Restaurant industry disappointed with new restrictions in Manitoba
WINNIPEG -- Restaurants and bars in Winnipeg are facing another round of restrictions during the COVID-19 pandemic, potentially the most severe.
Starting on Monday, Nov. 2, all bars and restaurants must close for dine-in service as part of the Code Red restrictions in the Winnipeg Metro Region. Take-out and delivery options will still be allowed, as well as drive-thru services for larger chains that have them.
Shaun Jeffrey, executive director of the Manitoba Restaurant and Food Service Association, said the news is disappointing.
“It’s another further restriction to our industry, further detriment to an industry that’s already starving and already drowning,” he said.
Jeffrey said the biggest concern for the industry is the lack of notice from the province regarding the changes. He said even though restaurants have been under strict restrictions for the past 30 days to reduce case counts, cases are still going up.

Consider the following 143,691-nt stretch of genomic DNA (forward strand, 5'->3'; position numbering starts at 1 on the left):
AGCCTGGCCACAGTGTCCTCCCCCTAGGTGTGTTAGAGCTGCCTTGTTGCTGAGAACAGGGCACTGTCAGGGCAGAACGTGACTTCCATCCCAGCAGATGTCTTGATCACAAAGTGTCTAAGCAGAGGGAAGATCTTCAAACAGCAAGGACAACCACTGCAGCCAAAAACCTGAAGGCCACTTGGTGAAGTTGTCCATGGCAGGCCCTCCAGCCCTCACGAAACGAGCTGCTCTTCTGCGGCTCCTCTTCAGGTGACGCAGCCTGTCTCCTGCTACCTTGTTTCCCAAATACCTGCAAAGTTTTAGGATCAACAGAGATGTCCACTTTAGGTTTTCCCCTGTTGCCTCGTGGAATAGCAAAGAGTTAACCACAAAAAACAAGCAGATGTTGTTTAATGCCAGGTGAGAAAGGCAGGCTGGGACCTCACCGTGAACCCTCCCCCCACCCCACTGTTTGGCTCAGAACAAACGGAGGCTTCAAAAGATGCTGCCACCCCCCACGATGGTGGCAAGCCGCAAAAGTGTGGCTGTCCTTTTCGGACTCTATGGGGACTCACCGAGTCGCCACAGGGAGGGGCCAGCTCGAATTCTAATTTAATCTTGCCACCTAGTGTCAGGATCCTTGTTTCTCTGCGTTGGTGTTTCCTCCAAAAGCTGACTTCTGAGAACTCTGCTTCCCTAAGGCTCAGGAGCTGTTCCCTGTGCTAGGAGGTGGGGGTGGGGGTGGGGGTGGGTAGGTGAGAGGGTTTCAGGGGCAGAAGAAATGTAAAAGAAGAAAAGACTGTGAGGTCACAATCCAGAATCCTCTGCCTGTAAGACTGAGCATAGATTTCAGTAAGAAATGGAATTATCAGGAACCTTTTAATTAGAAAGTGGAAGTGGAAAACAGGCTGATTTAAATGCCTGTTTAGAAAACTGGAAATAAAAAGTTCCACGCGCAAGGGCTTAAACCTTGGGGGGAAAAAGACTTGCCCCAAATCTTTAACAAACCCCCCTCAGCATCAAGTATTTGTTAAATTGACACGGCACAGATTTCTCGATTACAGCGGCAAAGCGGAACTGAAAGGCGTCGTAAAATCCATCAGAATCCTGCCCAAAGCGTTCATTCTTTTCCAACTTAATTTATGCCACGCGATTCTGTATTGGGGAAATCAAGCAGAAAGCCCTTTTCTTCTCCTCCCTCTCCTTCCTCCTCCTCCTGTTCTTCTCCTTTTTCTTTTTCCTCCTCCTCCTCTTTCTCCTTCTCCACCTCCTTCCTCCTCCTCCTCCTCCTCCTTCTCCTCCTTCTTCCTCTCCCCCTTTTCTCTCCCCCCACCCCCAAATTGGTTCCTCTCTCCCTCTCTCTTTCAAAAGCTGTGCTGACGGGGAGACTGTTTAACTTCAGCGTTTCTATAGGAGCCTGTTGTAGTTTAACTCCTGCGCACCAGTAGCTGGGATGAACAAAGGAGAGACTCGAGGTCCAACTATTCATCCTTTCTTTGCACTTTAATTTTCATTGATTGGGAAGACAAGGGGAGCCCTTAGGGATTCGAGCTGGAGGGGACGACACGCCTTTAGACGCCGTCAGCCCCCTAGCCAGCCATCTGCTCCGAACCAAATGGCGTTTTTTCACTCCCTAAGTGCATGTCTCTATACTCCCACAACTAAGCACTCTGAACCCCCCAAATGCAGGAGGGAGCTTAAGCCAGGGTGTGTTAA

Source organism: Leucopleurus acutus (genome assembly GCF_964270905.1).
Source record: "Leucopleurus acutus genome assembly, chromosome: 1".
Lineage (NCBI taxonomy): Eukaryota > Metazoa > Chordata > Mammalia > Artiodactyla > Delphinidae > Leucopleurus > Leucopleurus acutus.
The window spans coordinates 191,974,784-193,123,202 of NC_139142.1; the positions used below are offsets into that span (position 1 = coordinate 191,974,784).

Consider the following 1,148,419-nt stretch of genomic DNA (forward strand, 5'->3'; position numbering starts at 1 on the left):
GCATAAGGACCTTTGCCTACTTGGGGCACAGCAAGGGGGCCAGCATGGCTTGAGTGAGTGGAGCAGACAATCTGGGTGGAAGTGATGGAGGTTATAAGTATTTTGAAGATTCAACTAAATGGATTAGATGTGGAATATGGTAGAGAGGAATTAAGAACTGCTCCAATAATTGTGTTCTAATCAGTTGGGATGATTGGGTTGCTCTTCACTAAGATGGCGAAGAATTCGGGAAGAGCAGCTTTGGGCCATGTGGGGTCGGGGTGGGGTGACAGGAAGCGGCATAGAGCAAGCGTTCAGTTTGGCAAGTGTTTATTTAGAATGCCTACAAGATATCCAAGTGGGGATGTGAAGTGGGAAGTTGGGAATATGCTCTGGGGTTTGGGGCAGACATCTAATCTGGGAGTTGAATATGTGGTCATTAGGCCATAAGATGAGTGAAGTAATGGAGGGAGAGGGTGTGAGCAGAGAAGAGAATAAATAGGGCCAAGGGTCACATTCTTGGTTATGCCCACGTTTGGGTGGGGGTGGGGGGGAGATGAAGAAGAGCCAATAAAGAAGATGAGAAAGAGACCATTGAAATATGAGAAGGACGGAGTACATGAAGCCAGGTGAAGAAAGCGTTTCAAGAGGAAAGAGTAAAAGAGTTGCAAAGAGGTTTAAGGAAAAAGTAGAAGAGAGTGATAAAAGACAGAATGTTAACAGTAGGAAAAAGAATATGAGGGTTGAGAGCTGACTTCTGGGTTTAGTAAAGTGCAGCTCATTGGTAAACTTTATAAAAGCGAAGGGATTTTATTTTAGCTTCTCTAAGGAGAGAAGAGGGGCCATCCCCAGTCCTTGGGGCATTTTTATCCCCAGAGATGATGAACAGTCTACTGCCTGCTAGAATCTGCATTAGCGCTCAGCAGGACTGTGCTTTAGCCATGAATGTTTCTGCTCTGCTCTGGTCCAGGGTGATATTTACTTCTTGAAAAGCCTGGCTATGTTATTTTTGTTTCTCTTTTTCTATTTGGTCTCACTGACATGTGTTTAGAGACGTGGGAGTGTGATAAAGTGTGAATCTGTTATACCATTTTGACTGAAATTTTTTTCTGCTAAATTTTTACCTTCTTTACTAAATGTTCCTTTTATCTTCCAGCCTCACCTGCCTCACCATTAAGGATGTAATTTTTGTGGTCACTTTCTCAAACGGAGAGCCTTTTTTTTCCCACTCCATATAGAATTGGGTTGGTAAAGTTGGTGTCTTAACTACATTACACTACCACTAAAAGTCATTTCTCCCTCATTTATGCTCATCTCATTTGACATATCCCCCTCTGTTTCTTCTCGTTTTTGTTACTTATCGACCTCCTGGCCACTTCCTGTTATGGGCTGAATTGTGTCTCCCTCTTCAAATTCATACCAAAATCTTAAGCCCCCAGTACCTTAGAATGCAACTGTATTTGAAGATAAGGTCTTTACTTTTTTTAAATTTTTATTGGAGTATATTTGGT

“We don’t understand why additionally restricting our industry is going to cause the curve to flatten or go the other way,” he said.
Jeffrey added restaurants are also going to have to throw thousands of dollars of product away due to the restrictions.
“Thousands of dollars of draft beer, thousands of dollars of produce and perishable goods that will have to go in the garbage now because the lack of notice we were given that these measures were being put in place,” he said.
Outside of Winnipeg, where Code Orange restrictions will be in place, restaurants and bars will be limited to 50 per cent capacity, and groups are limited to five.
Jeffery said he is worried that these spots, in rural areas without Winnipeg’s large customer base, may not make it through the pandemic.
During a news conference at City Hall, Winnipeg mayor Brian Bowman urged Winnipeggers to order take out as often as they can afford it while the restrictions are in place.
“Support some world-class local restaurants in our community that are hurting right now,” he said.
-With files from CTV’s Michael D’Alimonte.